Review Summary: You've got to stand up and break the chains‘Today’s teenage frustration is caused, not by fuddy-duddy parents, not by easily shocked adults, but by an intractable economic situation, by a society in which everyone talks a lot about the plight of the youth but no one does anything. This isn’t an ideology, it is a mood.’
So said Village Voice writer Simon Frith, in his 1977 essay ‘Beyond the Dole Queue: The Politic of Punk’. Forty years later, and we can only dream of living in the economic conditions of the 70s. Philadelphia five-piece Sheer Mag revel in the plight of the worker, and for the past three years have been ploughing the mines of 70s underdog rock & roll, back when those words meant something, and finding only the best white-hot ***ing brilliant riff punk.
For those of us who already believe in the Sheer Mag philosophy, it is commonly understood that they are perhaps the greatest rock band working today. So with this reissue of their first three four-track EPS, to prepare for their first debut full-length this year, it’s an excuse to be thankful. To be thankful that Sheer Mag understand that, while their rock & roll won’t single-handedly upturn capitalist degradation, the personal liberation felt through those burning licks is worth something. To be thankful for Christina Halladay’s soulful yelp, never one seeming vulnerable despite the oft open-wound lyrics she soars her way round. To be thankful for songs such as ‘Fan The Flames’, which possesses perhaps the goddamn best guitar riff of the past five years, turning a song about gentrification and yuppies into a grin-inducing moshpit frenzy. To be thankful for songs such as ‘Can’t Stop Fighting’, a song that charges forward with its serrated riff, about the Mexican city of Ciadud Juarez, where an epidemic of women’s murders remain unpunished. To just be damn thankful that a band recognises how vital Thin Lizzy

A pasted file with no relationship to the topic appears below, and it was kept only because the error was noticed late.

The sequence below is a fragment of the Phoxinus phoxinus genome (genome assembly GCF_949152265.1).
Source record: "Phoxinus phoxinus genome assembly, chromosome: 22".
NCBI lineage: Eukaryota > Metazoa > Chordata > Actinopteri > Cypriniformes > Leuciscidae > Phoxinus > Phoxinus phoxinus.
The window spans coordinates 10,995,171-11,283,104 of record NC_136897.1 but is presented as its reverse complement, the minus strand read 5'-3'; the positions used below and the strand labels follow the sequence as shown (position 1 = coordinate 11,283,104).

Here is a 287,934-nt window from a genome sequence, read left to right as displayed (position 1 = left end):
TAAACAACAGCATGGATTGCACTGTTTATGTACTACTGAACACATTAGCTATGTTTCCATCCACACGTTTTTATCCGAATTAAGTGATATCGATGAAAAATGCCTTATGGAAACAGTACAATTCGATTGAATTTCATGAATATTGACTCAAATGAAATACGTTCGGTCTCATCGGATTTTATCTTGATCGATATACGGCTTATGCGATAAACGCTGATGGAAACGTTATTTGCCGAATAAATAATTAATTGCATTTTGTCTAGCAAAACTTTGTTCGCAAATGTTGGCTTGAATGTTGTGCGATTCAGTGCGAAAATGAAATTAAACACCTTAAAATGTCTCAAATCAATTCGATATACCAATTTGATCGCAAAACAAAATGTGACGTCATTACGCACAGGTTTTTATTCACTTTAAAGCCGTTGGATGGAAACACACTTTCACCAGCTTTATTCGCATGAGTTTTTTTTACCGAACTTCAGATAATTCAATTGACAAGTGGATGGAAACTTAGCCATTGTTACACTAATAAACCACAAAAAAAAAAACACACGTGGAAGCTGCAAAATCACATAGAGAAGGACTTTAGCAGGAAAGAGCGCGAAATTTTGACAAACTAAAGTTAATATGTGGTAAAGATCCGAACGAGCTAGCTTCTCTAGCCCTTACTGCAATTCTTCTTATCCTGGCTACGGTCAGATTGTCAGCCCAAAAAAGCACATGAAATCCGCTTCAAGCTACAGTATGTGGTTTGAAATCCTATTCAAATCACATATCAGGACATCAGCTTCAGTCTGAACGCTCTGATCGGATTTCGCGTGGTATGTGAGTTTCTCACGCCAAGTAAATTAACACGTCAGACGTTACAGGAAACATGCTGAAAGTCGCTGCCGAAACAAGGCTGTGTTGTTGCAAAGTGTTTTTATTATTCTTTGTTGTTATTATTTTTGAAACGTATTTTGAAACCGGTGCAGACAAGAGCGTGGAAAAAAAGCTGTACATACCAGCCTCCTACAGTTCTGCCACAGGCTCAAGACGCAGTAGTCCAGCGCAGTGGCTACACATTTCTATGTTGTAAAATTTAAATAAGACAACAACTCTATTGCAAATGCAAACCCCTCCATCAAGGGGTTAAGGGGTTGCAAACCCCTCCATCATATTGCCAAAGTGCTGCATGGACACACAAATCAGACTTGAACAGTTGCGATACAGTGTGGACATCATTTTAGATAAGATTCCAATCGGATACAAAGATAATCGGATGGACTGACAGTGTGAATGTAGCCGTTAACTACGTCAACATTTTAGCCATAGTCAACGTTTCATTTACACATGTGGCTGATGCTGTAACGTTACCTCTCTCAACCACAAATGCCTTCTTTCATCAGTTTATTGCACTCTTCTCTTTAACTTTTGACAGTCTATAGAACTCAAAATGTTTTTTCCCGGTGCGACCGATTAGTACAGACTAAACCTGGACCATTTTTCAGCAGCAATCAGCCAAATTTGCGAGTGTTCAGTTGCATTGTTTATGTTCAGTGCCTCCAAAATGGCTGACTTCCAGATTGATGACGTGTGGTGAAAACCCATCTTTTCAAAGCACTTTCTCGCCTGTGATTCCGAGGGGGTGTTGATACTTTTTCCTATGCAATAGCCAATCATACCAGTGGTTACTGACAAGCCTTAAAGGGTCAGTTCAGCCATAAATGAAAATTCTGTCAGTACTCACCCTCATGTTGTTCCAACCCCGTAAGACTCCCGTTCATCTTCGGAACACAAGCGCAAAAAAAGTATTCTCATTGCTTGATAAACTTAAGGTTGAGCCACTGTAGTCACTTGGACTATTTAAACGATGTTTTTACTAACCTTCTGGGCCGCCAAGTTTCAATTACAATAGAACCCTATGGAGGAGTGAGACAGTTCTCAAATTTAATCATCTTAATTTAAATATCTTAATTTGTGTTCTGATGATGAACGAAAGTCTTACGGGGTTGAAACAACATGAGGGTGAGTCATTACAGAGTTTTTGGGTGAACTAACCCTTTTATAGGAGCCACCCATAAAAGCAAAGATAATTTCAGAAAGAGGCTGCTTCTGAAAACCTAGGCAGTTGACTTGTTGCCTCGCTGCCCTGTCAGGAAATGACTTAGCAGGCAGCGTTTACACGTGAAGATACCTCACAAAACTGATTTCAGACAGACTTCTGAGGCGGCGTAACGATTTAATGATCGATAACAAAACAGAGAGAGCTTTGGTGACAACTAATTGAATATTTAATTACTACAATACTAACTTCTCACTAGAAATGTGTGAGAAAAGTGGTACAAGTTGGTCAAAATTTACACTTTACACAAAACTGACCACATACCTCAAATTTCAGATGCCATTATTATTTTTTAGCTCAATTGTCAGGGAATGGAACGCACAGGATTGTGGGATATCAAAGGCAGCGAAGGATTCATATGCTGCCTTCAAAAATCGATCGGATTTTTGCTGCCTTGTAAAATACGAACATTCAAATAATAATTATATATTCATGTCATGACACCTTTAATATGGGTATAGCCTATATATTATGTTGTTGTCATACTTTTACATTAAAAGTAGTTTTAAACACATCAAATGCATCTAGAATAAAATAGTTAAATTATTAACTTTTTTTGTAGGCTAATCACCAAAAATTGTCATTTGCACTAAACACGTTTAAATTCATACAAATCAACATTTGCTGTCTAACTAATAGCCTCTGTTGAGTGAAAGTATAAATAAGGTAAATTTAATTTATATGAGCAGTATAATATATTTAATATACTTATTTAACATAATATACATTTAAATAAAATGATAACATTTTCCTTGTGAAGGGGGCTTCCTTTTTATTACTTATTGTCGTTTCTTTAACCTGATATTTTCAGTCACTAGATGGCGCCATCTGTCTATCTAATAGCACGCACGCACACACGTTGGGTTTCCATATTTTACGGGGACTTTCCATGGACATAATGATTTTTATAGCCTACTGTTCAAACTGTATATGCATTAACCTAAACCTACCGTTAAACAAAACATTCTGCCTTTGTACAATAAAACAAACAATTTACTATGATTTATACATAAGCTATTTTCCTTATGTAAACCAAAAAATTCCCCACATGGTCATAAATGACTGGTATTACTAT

Each of Sheer Mag’s twelve three-minute songs drive forward with such spirit, such determination to make you feel ***ing alive. We’re in for a long fight against the conditions that are putting us all down into the ground, so let’s dance like drunken bastards while we bloody have to.
As Neil Eriken said in his 1980 essay ‘Popular Culture and Revolutionary Theory’:
‘As a part of the daily life of the masses, the struggle for working class hegemony within popular culture can be as exciting and rewarding as it is difficult and dangerous.’